This latest chutzpah by Archbishop Okoh and his cohorts in the Gafcon Provinces shows a blatant disregard for the rest of the Anglican Provinces around the world represented by the Anglican Communion Office, the Lambeth Conference and the Archbishop of Canterbury, its Primus inter pares; currently wrestling with issues of gender and sexuality that will affect the future of worldwide Anglicanism.

With schism already brought about by the actions of Gafcon in north America, this latest push for supremacy in the Anglican Communion would seem to be a deliberate intention to further split the Communion into Conservative and Liberal factions – a situation now desperately being brought into contention in the original Church of England.


Father Ron Smith, Christchurch, New Zealand


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Church: Inclusive or Death-dealing

Inclusive Church

Published: 19 September 2016

Revd Nick Bundock shares his church’s journey to being an Inclusive Church, born out of tragic circumstances.

‘Lizzie Lowe took her own life in a forgotten patch of farmland behind the river Mersey on 10 September 2014 while her parents were at a film club run by a small group from St James and Emmanuel , Didsbury. It isn’t possible for me to adequately convey the explosion of grief and dismay that hit the Lowes, the church, her school, and her wider network of family and friends.

Two years on from the tragedy we are all still wrestling with Lizzie’s death. She would be 16 by now and no doubt excelling at her A level studies. The litany of ‘what ifs’ is literally overwhelming.

Lizzie Lowe was gay. Nobody in her family or church knew this, how we wish we had. As a 14-year-old girl she was still exploring her feelings and trying to juggle the many powerful emotions of the teenage years, but it was painfully clear from the coroner’s hearing in December 2014 that her sexuality and her perception of faith were at odds with one another and had become a chasm too wide to cross. Lizzie had become convinced that God couldn’t love her the way she was, a feeling she expressed by text message to the few confidants she had leading up to her fatal decision.

St James and Emmanuel church has undergone a revolution since Lizzie died. It’s not that we were ever ‘hard line’. Actually we’ve always been a pretty broad expression of evangelicalism. But like many similar churches we’ve largely avoided the topic of homosexuality in order to preserve the peace. I now realise, too late, that ignoring the topic of sexuality is by definition exclusive and very unsafe for people who are gay.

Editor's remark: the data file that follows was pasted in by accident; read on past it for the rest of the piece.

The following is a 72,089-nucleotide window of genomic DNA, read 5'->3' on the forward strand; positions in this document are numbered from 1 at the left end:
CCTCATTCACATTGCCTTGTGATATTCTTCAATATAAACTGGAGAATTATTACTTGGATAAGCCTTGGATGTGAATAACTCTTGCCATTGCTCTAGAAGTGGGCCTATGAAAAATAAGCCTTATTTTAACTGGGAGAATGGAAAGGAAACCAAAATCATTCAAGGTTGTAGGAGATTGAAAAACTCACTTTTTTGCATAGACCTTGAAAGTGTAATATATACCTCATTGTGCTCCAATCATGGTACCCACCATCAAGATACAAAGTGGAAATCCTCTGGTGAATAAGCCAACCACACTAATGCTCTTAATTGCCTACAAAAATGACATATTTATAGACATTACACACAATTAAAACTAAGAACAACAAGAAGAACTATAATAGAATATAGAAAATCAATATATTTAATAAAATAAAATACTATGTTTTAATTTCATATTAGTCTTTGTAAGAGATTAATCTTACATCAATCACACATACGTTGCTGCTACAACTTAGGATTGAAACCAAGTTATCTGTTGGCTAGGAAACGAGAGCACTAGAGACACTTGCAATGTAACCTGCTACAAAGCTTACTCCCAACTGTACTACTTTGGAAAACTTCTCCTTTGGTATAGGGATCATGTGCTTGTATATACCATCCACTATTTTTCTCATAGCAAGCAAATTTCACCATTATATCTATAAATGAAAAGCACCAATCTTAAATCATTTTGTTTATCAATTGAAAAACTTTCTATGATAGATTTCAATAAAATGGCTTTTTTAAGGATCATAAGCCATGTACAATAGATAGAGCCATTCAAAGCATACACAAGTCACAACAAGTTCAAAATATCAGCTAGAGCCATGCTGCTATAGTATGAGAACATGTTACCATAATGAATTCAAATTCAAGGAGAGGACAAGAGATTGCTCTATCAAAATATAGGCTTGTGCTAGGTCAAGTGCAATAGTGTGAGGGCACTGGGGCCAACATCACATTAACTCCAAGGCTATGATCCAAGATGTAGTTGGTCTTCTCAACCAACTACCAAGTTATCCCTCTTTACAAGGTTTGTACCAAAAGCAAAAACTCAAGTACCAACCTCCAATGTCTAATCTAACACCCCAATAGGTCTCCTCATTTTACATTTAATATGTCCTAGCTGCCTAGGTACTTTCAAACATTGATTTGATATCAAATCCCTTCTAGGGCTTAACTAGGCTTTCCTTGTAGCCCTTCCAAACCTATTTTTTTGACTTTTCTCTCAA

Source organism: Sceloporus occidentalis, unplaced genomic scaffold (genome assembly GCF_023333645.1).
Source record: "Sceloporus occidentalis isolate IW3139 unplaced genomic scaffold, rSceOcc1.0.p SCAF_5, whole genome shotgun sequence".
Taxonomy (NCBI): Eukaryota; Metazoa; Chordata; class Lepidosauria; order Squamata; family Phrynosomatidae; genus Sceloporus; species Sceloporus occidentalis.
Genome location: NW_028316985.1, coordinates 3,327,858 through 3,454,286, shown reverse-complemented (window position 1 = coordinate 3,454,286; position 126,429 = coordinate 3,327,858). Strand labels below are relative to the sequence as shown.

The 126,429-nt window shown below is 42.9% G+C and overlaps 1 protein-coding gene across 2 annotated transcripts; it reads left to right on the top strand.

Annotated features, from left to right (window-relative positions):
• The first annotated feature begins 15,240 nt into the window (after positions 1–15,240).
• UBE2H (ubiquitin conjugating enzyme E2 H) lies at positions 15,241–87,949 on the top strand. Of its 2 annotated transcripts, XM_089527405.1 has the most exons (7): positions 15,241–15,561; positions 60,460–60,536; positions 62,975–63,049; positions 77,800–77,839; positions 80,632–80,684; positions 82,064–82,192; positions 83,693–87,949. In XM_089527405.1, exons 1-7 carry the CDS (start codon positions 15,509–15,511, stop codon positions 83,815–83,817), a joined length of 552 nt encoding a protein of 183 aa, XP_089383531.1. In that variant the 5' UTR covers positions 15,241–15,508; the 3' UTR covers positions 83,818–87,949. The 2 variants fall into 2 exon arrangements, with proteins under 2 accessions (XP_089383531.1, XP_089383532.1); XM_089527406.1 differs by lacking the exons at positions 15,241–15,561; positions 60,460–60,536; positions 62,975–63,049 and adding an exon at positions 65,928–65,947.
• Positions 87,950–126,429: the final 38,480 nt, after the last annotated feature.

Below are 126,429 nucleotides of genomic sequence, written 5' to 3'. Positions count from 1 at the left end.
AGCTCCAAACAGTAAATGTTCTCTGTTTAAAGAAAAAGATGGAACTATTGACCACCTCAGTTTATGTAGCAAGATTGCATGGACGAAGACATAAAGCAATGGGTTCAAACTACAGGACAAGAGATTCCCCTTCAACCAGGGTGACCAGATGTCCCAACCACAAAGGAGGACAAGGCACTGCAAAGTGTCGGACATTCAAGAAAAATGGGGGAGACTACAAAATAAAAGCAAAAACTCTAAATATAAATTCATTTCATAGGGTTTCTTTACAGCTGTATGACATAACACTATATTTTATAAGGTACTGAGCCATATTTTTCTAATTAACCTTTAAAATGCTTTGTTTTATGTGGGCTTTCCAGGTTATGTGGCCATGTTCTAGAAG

In the months following the coroner’s report St James and Emmanuel has been through a revolution. It started with a decision by the PCC to adopt a statement of inclusion. This was followed by three structured ‘listening evenings’, and inclusion is now a regular item on the agenda of the PCC.

We lost some members during the turmoil of 2015. That was immensely painful as a vicar. But we’ve also gained members, including a wonderful gay couple who were told not to play in the worship band of their previous church when they found out about their relationship. I can also say that worship in our church has never been more vibrant and alive. Our paradigm shift has swept a new imminence into our worship and a new honesty into our interactions. Personally, I’ve crossed the Rubicon, there is no way back. When I do look back I do so with horror at what a spineless and passively homophobic priest I have been.

I don’t want anything I’ve written to sound like a hackneyed ‘rags to riches’ story, or even a resurrection after death story. There is no way to erase the horror of Lizzie’s death, or the sheer madness of the wider Church ripping itself apart over this issue. But two years on from Lizzie’s death I hope that we’ve gone some way to amend for our failures and I’m proud to lead a church that is both evangelical and inclusive.’

To find out more about Inclusive Church, visit their website at


If it takes a human tragedy to bring Christians to understand the crisis of young Gay people and their problem with the Church’s prejudice; then here is a very clear example:

” we’ve always been a pretty broad expression of evangelicalism. But like many similar churches we’ve largely avoided the topic of homosexuality in order to preserve the peace. I now realise, too late, that ignoring the topic of sexuality is by definition exclusive and very unsafe for people who are gay.”

This is one reason why I, at the age of 87 – who am intrinsically Gay – feel I must protest at our Church’s continuing marginalisation of LGBTI people – especially those young people who are affected by this particular social disadvantage in certain overtly ‘Christian ‘ contexts – must spend time doing all I can to disabuse Church Leaders and others of their perceived need to marginalise and judge people whose sexual orientation is different from the majority.